October Is The Perfect Month for National Album Day
Best Albums Released In the Month of October
Charlie Brown grew used to rock at the end of every October, when he went trick-or-treating with the other kids from the comic strip. Starting this year, however, rock in October will be something folks in the U.K. look forward to.
October First has been designated as National Album Day over there, which will commemorate the many great records in the history of rock. It has not really been explained as to why the tenth month was chosen over the others, but it does provide a much needed boost of sunshine before autumn settles in.
Another part of the rationale might be the number of really good albums released in the month of October over the past six decades, including several by Elton John, the Monkees and Led Zeppelin. While none of the studio albums by The Beatles had an October release, many other artists saw their best discs come out in that month.
Here are the fifteen best albums that were released during the past sixty years.
Tapestry by Don McLean, 1970
The folk artist was proving himself to be quite a songwriter, even years before he made it big with American Pie.
Goodbye Yellow Brick Road by Elton John, 1973
Double albums are usually flops, but the four sides of this classic are filled with delights such as the title track, "Bennie and the Jets" and "All the Young Girls Love Alice."
Quadrophenia by the Who, 1973
Pete Townshend proved that Tommy was no fluke, creating yet another epic with tunes like "5:15", "Bell Boy" and "The Real Me."
News of the World by Queen,1977
They opened side one by claiming they will rock you, which is exactly what the quartet did on this follow up to "Bohemian Rhapsody" and A Night at the Opera.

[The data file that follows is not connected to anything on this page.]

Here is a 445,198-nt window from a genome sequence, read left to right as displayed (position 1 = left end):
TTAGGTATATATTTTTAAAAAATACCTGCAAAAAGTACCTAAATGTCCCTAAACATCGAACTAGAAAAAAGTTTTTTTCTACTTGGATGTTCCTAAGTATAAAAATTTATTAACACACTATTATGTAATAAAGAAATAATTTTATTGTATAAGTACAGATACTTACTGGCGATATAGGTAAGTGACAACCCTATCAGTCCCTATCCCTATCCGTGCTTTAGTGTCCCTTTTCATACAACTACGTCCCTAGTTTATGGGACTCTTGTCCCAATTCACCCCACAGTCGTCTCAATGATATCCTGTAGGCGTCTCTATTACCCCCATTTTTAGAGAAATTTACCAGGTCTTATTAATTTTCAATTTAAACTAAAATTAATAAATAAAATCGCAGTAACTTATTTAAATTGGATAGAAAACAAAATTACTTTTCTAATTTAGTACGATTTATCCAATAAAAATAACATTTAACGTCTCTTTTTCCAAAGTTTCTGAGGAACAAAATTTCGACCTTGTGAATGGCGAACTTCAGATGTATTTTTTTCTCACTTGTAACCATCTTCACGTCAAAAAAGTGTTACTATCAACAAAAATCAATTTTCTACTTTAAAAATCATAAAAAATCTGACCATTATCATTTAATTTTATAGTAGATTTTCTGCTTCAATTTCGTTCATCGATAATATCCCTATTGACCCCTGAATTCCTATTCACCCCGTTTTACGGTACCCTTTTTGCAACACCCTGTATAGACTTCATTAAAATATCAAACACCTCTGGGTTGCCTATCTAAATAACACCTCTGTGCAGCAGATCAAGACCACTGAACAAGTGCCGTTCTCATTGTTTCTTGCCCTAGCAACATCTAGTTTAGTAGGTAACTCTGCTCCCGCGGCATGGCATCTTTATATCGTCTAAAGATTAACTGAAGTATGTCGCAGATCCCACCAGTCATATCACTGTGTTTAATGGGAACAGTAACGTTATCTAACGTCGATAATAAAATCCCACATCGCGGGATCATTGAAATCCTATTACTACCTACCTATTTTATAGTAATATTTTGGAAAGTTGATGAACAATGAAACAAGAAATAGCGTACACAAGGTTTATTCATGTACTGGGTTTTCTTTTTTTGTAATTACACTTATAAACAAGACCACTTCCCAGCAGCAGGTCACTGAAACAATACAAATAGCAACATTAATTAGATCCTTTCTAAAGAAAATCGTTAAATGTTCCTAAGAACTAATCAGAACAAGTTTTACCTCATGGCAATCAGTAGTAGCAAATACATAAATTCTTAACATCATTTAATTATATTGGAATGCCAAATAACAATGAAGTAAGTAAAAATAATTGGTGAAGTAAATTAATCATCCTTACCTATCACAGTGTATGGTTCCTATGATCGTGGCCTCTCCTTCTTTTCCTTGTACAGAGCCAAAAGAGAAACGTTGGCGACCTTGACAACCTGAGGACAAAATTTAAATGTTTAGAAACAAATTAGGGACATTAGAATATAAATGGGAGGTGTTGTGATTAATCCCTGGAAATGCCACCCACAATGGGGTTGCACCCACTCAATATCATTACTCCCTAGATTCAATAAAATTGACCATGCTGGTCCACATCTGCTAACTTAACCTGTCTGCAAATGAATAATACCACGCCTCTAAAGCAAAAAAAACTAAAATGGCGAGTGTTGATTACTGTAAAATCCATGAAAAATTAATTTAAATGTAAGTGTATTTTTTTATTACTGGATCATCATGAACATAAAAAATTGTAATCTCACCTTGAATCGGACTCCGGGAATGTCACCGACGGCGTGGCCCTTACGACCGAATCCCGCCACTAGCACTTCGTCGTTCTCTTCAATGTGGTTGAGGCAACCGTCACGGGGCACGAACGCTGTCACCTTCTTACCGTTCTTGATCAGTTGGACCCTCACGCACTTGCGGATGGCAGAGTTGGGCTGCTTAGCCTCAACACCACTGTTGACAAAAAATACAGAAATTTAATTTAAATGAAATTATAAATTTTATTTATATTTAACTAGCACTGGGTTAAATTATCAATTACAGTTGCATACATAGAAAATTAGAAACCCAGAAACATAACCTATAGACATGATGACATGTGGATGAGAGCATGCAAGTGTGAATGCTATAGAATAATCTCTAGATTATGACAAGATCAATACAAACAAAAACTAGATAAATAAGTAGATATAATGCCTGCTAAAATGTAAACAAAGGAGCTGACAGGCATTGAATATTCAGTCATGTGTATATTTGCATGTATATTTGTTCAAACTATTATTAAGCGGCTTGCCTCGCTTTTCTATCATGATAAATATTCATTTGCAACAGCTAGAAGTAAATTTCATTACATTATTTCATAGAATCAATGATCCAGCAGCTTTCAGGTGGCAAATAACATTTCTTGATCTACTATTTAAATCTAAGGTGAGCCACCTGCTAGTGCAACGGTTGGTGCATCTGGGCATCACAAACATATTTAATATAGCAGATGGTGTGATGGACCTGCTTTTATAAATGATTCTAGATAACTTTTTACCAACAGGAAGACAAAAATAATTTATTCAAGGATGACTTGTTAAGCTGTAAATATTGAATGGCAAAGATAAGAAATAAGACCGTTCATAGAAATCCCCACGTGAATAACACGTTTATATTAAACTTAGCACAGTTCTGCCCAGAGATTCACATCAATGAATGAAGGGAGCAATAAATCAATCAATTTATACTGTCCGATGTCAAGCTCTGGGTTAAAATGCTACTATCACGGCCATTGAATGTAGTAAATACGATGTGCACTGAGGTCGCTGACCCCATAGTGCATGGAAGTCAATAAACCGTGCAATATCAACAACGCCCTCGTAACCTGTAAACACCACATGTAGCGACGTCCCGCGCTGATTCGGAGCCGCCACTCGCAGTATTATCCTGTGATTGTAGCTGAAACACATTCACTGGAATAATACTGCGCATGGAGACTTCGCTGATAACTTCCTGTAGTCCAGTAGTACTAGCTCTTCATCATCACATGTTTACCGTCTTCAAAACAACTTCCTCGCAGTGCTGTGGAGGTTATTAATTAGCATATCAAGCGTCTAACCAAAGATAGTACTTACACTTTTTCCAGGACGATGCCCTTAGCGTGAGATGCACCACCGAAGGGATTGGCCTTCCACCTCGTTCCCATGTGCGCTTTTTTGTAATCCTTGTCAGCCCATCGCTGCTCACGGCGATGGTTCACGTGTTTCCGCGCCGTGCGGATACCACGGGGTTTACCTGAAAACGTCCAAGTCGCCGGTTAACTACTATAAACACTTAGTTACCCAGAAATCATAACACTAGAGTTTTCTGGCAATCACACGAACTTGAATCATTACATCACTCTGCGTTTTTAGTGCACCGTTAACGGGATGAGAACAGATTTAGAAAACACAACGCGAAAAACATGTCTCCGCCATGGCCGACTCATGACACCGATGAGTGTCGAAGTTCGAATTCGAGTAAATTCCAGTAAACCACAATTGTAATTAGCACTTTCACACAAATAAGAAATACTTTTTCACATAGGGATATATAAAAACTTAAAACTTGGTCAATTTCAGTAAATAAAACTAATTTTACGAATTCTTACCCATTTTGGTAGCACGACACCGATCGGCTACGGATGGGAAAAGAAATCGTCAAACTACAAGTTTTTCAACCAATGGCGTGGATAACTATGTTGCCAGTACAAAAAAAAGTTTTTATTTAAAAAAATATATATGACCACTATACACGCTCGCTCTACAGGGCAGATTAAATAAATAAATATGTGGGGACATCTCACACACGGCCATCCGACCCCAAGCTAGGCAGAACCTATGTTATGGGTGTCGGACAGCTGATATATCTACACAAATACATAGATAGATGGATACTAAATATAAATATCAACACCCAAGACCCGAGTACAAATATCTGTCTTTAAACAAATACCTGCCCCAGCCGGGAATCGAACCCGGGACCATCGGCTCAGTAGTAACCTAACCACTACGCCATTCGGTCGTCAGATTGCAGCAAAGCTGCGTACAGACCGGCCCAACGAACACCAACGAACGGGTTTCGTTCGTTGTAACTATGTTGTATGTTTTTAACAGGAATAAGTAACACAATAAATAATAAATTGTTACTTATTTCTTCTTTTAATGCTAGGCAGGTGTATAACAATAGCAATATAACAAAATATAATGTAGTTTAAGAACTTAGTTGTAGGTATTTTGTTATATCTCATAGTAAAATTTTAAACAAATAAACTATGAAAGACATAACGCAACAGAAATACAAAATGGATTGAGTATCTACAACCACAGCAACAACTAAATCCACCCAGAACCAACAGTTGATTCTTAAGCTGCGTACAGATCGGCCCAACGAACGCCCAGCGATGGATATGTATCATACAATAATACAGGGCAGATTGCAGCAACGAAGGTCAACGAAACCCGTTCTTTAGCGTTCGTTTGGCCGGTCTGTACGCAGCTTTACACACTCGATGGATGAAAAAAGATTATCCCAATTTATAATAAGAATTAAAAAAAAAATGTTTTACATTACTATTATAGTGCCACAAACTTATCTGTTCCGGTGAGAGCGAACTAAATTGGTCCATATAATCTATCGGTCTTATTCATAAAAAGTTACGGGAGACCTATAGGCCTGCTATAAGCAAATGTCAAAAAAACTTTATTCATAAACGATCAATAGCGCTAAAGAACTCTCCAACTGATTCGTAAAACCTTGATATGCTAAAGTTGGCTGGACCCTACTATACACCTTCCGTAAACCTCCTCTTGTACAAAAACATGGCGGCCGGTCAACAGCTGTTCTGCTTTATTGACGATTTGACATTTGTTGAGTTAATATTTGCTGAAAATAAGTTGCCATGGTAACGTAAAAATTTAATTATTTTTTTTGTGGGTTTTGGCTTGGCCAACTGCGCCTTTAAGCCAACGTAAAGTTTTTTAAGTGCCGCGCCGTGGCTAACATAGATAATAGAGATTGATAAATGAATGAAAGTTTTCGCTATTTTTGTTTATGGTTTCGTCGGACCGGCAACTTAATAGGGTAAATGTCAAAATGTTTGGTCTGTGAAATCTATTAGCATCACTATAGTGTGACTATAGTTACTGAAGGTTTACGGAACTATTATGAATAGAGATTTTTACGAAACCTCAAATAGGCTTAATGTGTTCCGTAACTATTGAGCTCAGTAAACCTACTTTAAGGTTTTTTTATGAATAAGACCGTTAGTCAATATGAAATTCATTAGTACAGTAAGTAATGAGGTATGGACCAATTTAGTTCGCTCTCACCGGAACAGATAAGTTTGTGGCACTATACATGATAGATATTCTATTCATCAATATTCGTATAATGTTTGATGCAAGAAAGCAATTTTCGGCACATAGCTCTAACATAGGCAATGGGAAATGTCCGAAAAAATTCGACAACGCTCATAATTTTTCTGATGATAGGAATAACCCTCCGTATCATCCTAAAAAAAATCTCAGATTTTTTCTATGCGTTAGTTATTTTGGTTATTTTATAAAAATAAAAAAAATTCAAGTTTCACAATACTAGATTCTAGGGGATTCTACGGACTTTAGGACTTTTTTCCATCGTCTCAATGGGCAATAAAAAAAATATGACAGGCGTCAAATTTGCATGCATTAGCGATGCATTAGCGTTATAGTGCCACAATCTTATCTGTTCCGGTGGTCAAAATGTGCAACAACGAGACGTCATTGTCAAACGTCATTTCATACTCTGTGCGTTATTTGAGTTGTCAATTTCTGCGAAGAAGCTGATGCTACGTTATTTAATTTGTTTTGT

Heroes by David Bowie, 1977
Fresh off his first number one hit "Fame" Bowie once again went in a different direction on this masterpiece.
I'm the Man by Joe Jackson, 1979
Although it lacked the exhilarating novelty of Look Sharp, this sophomore effort established Jackson as much more than a one-hit wonder.
Double Fantasy by John Lennon, 1980
Two months after "Starting Over", "Watching the Wheels" and "I'm Losing You" hit store shelves, Lennon was assassinated in New York.
Sandanista by the Clash, 1980
Three sides of sheer punk delight are stored here, where the band is at its peak.
Infidels by Bob Dylan, 1984
Coming off of several sub par releases, hits like "Sweetheart Like You" and "Jokerman" thrust the bard back into favor with his multitude of fans.
Harvest Moon by Neil Young, 1992
Grunge bands had already revived interest in Young, who returned to his folk rock roots in this beautiful set.
What's the Story Morning Glory by Oasis, 1995
Gallagher brothers Liam and Noel debuted their Beatles-influenced sound on this sensational record, highlighted by "Wonder Wall" and "Don't Look Back In Anger."
Fountains of Wayne, 1996
Seven years before "Stacy's Mom" hit the charts, the quartet introduced its pleasant blend of power pop and clever lyrics on this self-titled record.
Chutes Too Narrow by the Shins, 2003
"Kissing the Lipless" opens the band's second effort, which shows James Mercer 's emerging talent for songwriting.
Write About Love by Belle and Sebastian, 2010
Stuart Murdoch had been around for a decade making quality pop rock, but this album is the best in the catalogue.
Colors by Beck, 2018
Morning Phase had earned him a Grammy previously, but this follow up offered more funk and musical gloss on songs such as "Up All Night" and "Dreams."
© 2018 Doug Poe